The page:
Mall to become ‘Town Square Port Orchard’

Grace and Larry Li, the two principals in a group of buyers behind the corporate purchase of the South Kitsap Mall last month, are busy these days putting the final touches on the store they plan to open inside.

Larry Li is a real estate broker with Northwest Cascade Properties, but has been buying antiques for more than a decade.

With the help of his wife, business associate C.J. Buri and store manager Pam Henrich, Fine Estate Interiors will open next month on the mall’s upper floor.

“We’ve been at it hard for a week,” Henrich said. “We’ve already had some visitors.”

The store specializes in European and Asian antiques and Grace Li hopes to find her own niche as one of Port Orchard’s many antique businesses.

“Grace wants this shop to complement any other antique business in Port Orchard,” Buri said.

But the Lis have taken on the even greater responsibility of reversing the overall image of the entire mall, from dim and sparsely populated to a bright, lively shopping arena that Port Orchard residents can be proud of.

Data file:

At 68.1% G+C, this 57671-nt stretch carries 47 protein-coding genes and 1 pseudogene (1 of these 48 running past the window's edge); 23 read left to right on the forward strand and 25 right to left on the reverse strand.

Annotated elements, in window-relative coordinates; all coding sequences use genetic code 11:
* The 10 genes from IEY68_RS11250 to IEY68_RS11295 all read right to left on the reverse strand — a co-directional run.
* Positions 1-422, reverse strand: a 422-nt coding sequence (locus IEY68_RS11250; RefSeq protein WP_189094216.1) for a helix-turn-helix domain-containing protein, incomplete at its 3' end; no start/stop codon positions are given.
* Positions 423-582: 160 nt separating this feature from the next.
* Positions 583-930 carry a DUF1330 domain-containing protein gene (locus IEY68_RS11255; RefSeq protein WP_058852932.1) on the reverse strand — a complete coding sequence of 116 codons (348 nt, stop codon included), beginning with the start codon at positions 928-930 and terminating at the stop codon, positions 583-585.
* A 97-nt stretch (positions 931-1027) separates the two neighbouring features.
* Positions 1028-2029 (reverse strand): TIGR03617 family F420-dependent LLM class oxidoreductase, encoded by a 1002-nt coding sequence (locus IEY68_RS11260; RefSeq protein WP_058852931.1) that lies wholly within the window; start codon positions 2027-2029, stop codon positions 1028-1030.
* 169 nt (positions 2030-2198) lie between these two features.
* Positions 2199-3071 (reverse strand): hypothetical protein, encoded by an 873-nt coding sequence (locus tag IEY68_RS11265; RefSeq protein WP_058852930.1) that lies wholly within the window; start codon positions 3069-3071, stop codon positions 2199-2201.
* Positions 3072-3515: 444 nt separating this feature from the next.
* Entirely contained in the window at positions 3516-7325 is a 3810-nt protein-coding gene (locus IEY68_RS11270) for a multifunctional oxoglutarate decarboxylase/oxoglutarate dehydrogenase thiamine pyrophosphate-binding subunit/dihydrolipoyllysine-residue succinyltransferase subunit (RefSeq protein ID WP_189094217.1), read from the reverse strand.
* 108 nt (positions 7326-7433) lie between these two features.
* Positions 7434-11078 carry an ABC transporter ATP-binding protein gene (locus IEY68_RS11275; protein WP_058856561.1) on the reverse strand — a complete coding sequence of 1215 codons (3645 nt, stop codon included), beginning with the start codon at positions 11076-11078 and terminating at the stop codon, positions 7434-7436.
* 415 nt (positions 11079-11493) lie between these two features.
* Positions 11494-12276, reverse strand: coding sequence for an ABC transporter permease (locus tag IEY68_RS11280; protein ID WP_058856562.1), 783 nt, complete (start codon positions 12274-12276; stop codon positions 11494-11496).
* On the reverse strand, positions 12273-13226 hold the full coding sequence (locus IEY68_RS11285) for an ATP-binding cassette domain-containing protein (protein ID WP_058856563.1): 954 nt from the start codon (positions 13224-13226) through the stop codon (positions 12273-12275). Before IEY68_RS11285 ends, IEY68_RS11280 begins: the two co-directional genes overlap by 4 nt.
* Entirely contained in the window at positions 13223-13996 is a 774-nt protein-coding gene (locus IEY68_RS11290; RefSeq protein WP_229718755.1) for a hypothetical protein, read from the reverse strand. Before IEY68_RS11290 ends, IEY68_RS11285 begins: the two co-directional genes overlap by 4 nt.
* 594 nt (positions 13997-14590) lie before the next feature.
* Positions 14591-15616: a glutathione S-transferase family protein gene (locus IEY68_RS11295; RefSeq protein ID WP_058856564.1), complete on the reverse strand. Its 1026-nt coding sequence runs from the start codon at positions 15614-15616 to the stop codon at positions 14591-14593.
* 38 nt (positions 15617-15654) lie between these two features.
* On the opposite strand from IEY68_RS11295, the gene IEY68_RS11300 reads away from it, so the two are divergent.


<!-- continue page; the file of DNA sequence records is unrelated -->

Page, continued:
“We looked at is as an investment,” said Grace Li. “Plus, we’ve been opening a lot of stores and it makes sense to own one’s own property rather than paying rent.”

The Lis also own stores in South Seattle and Redmond, but they are considering moving to Port Orchard to better look after their latest purchase.

“I’ve always thought the west Puget Sound area was pretty,” Li said. “We will try to buy a home here.”

Li came to the United States from her native Taiwan in 1971. After living in Los Angeles for 10 years, she has lived in Seattle ever since.

She said the most important thing to do right now is completely renovate the mall and update the atmosphere to attract visitors. She has already registered the mall’s new name, Town Square Port Orchard, with the city of Port Orchard and will start advertising, too.

Li is planning to get Port Orchard residents involved in reclaiming the mall by providing promotions and activities, especially around he holidays.

She said she hopes to attract popular national chain stores like Nordstrom, Barnes and Noble and Abercrombie and Fitch.

Obviously, Li said, the mall would have to be expanded.

“I think that part is very exciting,” Buri said.

“This is the only indoor shopping mall in the area,” Li said. “We want people to shop here, enjoy it and use it as their own facility.”

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